University of Bremen - Bremen Day of Combinatorial Optimizationhttps://www.uni-bremen.de/en/cslog/bremen-day-of-combinatorial-optimizationThis is the homepage of the working group CSLog - "Informatikmethoden zur adaptiven Steuerung in Logistik und Produktion" lead by Prof. Dr. Nicole Negow.University of BremenSat, 09 Dec 2023 08:29:10 +0100Sat, 09 Dec 2023 08:29:10 +0100University of BremenApproximate Flows and Allocationshttps://www.uni-bremen.de/en/cslog/bremen-day-of-combinatorial-optimization#c491694February 21, 2023 University of Bremen, Cartesium, Rotunde Enrique-Schmidt-Straße 5, 28359 Bremen
Program 11:30 – 12:15 Sven Krumke (U Kaiserslautern): Approximation Schemes for Fractional Flow and Packing Problems Lunch (Cafe Unique or Mensa) 13:30 – 14:00 Franziska Eberle (LSE London): Stochastic Configuration Balancing 14:00 – 14:30 Daniel Schmand (U Bremen): Bicriteria Nash Flows over Time Coffee Break in MZH 3200 16:00 Lukas Nölke (PhD Defense): Matching and Packing Problems – Optimization Under Uncertainty in Theory and Practice
In case you would like to participate online then please write an email to Lukas BarningContentcontent-491694Mon, 20 Feb 23 08:45:35 +0100Abstractshttps://www.uni-bremen.de/en/cslog/bremen-day-of-combinatorial-optimization#c491695Sven Krumke: Approximation Schemes for Fractional Flow and Packing Problems
A fractional packing problem is an optimization problem of the form max {c^T x : Ax\leq b, x\geq 0}, where A is a matrix with nonnegative entries. Numerous problems in the field of network flows, among others, can be formulated this way. Garg and Koenemann (2007) have presented a general concept to obtain polynomial-time approximation schemes (FPTAS) for such packing problems: for given accuracy \epsilon>0, the algorithm finds in time polynomial in the input size and 1/\varepsilon a solution that has value at least (1-\varepsilon) times that of the optimal solution.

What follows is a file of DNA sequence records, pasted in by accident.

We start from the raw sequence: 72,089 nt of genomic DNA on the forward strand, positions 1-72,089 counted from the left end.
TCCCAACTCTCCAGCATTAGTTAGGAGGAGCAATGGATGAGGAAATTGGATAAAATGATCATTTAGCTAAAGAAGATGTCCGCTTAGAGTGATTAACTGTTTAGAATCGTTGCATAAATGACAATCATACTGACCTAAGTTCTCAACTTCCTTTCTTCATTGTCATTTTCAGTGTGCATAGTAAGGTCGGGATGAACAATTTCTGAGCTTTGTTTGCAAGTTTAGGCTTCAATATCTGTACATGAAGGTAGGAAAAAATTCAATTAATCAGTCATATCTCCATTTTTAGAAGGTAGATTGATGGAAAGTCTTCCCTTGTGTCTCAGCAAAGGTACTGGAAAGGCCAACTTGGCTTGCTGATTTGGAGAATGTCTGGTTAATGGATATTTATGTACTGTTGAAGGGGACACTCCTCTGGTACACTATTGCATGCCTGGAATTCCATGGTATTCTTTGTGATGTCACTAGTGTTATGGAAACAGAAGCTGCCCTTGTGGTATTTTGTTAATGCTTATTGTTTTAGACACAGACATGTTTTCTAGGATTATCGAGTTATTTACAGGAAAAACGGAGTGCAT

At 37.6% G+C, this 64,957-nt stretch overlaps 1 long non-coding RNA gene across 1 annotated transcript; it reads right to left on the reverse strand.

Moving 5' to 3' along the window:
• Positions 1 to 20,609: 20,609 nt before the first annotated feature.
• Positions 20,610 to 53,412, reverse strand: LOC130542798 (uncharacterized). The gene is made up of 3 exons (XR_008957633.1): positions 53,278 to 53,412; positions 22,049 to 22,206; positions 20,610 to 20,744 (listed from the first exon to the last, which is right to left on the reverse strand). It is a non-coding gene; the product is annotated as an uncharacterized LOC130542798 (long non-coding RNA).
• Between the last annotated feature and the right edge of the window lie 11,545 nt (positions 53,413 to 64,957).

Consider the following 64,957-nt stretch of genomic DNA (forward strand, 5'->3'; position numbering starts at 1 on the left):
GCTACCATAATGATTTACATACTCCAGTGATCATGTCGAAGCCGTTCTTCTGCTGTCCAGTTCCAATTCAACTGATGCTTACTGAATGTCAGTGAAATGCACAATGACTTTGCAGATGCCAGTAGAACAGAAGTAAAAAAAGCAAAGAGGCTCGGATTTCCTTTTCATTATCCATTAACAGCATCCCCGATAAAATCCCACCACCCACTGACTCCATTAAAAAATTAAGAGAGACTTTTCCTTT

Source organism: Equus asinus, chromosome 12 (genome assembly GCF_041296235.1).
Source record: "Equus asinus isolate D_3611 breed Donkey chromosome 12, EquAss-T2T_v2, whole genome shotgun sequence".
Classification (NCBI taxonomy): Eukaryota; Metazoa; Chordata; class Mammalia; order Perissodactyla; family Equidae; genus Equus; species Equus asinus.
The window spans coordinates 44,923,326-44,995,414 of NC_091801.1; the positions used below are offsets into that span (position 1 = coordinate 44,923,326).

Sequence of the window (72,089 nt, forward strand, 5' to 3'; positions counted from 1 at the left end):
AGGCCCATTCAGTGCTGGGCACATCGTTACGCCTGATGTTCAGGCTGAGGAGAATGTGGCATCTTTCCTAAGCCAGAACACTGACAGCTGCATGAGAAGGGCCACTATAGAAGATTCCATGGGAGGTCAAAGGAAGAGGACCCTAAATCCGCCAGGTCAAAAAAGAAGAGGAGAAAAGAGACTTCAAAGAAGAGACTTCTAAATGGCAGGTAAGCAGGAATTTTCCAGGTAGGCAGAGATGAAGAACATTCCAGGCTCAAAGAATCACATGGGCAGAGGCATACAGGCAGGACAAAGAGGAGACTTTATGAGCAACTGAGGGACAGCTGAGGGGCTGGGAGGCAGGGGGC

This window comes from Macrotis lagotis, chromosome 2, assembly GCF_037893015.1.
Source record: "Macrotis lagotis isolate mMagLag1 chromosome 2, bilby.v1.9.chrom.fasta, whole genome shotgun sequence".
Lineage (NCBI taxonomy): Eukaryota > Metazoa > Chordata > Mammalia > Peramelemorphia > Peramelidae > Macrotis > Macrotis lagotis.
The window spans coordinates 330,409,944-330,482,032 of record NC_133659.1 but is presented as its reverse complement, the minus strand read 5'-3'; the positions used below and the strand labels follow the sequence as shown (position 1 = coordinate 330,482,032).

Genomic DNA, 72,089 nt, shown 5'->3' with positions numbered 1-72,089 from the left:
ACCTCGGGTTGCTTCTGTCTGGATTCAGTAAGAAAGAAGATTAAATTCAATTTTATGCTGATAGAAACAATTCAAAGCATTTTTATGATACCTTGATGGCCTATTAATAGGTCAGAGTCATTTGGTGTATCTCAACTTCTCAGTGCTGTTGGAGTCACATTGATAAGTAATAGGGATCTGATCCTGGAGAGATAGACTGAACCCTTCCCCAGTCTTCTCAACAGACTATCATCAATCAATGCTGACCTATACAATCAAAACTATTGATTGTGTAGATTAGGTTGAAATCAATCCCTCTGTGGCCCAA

We present a generalization of the concept of Garg and Koememann. Given is a polyhedral cone C generated by a finite (possibly exponentially large) set S of non-negative vectors (one trivial example is the nonnegative orthant). The central packing problem is then max { c^T x : Ax\leq b, x\in C }. Instead of assuming that the cone C is explicitly given, we only assume that we can access the cone via three types of "oracles". The strongest oracle (called minimization oracle) returns, for a given objective function vector d, a vector x\in C that minimizes d^T x. The other oracles (sign oracle and separation oracle) are weaker and provide less information.
Our central result is that one can obtain fully polynomial approximation schemes over these polyhedral cones using each of the oracles in a generic way. As applications, numerous approximation results arise for, among others: - budget-constrained maximum flows - budget-constrained cost-minimal flows - restricted generalized flows (i.e. flows with gains and losses on the edges) - restricted flows in process networks - Packing of spanning trees or bases in matroids. The techniques we use include Megiddo's parametric search and various acceleration techniques.